CircRNAs self-circularize mechanisms. a. MiR-671 binds to a highly complementary miRNA binding site in ciRS-7, thereby triggering the cleavage of AGO2. b. When cells are stimulated or infected by viruses, RNase L activates and degrades circRNAs molecules. c. CircRNAs with m6A sequences have two ways of self-renewing. d. The GW182 gene in drosophila cells and the human homologous genes TNRC6A, TNRC6B, and TNRC6C mediate the apoptosis of circRNAs. e. The regulation of UPF1 or G3BP1 can degrade CircRNAs with complex structures. f. CircRNAs are removed from the cytoplasm by exosomes or direct release into the extracellular space

(1) MiR-671 binds to a highly complementary miRNA binding site in ciRS-7 (also called CDR1as), thereby triggering the cleavage of Argonaute 2 (Ago2) [54, 55]. Argonaute proteins play a role in RNA interference (RNAi) [56]. This cleavage can be enhanced by miR-7, which recruits the miR-671 silencing complex to ciRS-7 or retains it there through an undefined mechanism [55].

(2) CircRNAs containing m6A sequences can interact with YTH domain-containing family protein 2 (YTHDF2) (an m6A reader) [57] and possibly self-circularize via two mechanisms. CircRNAs that contain binding sites for heat-responsive protein 12 (HRSP12) (an adaptor protein) are preferentially degraded via ribonuclease P (Rnase P)/MRP-mediated endoribonucleolytic pathways [58], which are coupled to the CCR4-NOT complex-mediated deadenylation pathway via cooperative binding of HRSP12 and YTHDF2 to circRNAs containing m6A [59]. CircRNAs containing m6A lack HRSP12 binding sites, and YTHDF2 may still interact with HRSP12 and induce decay, albeit with low efficiency [59]. The HRSP12 binding site and the Rnase P/MRP cleavage site are located upstream and downstream of the YTHDF2 recognition site, respectively [59].

(3) CircRNAs tend to form a 16–26 bp small ring structure, which can bind and inhibit double-stranded DNA in the RNA-activated protein kinase (PKR) gene [60]. When cells are stimulated or infected with viruses, ribonuclease L (Rnase L) is activated and degrades circRNA molecules; subsequently, PKR is released and activates the downstream antiviral mechanism [60].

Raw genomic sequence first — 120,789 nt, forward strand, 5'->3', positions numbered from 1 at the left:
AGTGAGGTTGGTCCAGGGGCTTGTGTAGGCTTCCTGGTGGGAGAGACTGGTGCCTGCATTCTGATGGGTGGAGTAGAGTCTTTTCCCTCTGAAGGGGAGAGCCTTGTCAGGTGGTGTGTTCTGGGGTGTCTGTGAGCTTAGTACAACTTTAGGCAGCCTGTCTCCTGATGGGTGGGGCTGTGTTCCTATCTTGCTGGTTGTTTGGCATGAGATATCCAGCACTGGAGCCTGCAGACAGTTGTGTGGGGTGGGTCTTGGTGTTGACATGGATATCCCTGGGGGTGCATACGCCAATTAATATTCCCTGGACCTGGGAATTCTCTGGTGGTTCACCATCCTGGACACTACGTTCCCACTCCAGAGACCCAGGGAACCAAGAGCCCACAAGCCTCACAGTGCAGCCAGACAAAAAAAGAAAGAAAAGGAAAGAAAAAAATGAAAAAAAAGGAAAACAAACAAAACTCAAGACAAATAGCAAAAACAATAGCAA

(4) GW182 mediates the degradation of circRNAs in Drosophila cells, as determined in studies based on RNAi library screening. Interference with GW182 minimally affects the abundance of nuclear circRNAs but, conversely, significantly decreases the abundance of cytoplasmic circRNAs. Overexpression of GW182 can lead to a decrease in the abundance of related circRNAs [61]. Moreover, circRNAs can be enriched significantly after interference with the three human homologues of the GW182 gene (TNRC6A, TNRC6B, and TNRC6C), indicating that TNRC6A/B/C are involved in the degradation of circRNAs [61].

(5) UPF1 and G3BP1 mediate the structure-mediated RNA decay (SRD) of mRNA. The abundances of mRNAs with a complex 3′ untranslated region (3’UTR) structure is less altered after UPF1 knockdown than those of mRNAs with less complex 3’UTR structures. Subsequently, this mechanism was confirmed to apply to circRNAs. The authors knocked down UPF1 and G3BP1 in DLD cells containing circRNAs with complex structures and analysed the abundance trends. The abundances of circRNA molecules with more complex structures changed less than those of circRNA molecules with less complex structures after knocking down UPF1 and G3BP1. Thus, circRNA molecules with complex structures may be regulated by the SRD mechanism [62].

In addition, studies have shown that circRNAs may be secreted from cells via exosomes [63, 64]; most of these circRNAs mediate inter-cellular communication through exosomes [65, 66]. However, whether this event is related to the self-regulation of circRNAs and whether the degradation of these circRNAs affects their cellular function are unclear.

Nuclear and cytoplasmic transport of circRNAs

Most circRNAs are exported to the cytoplasm after formation, acting as miRNA sponges, binding with RBPs, or encoding proteins [67,68,69]. Huang et al. found that Hel25E is a vital regulator of post-transcriptional nucleation of circRNAs in Drosophila. Both of the Hel25E homologues, URH49 (DDX39A) and UAP56 (DDX39B), can mediate the nuclear export of circRNAs [70]. Interestingly, UAP56 and Hel25E are responsible mainly for the nuclear export of long circRNAs, whereas URH49 is responsible mainly for the nuclear export of short circRNAs [70]. Experimental results showed that circRNAs of different lengths exhibit different protein recognition characteristics due to point mutations in four amino acids located in the middle of the protein sequence [70]. In addition, circRNAs can rely on m6A for nuclear export [71]. m6A-modified circNSUN2 can bind YTH domain-containing family protein 1 (YTHDC1) and promote its nuclear export. YTHDC1 is a reader of RNA m6A [72]. CircNSUN2 interacts with YTHDC1 and can be enriched by antibodies against m6A. This modification mediates its interaction with YTHDC1. After interference with YTHDC1, the subcellular distribution of circNSUN2 changed, and the abundance of nuclear circNSUN2 increased [72]. This phenomenon was confirmed with fluorescence in situ hybridization (FISH) positioning analysis [71].

CircRNA functions

With the development of research, the biological functions of circRNAs have been widely revealed [32, 73] (Fig. 1 and Table 1).

Table 1 The mechanisms and biological functions of main circRNAs

MiRNA sponges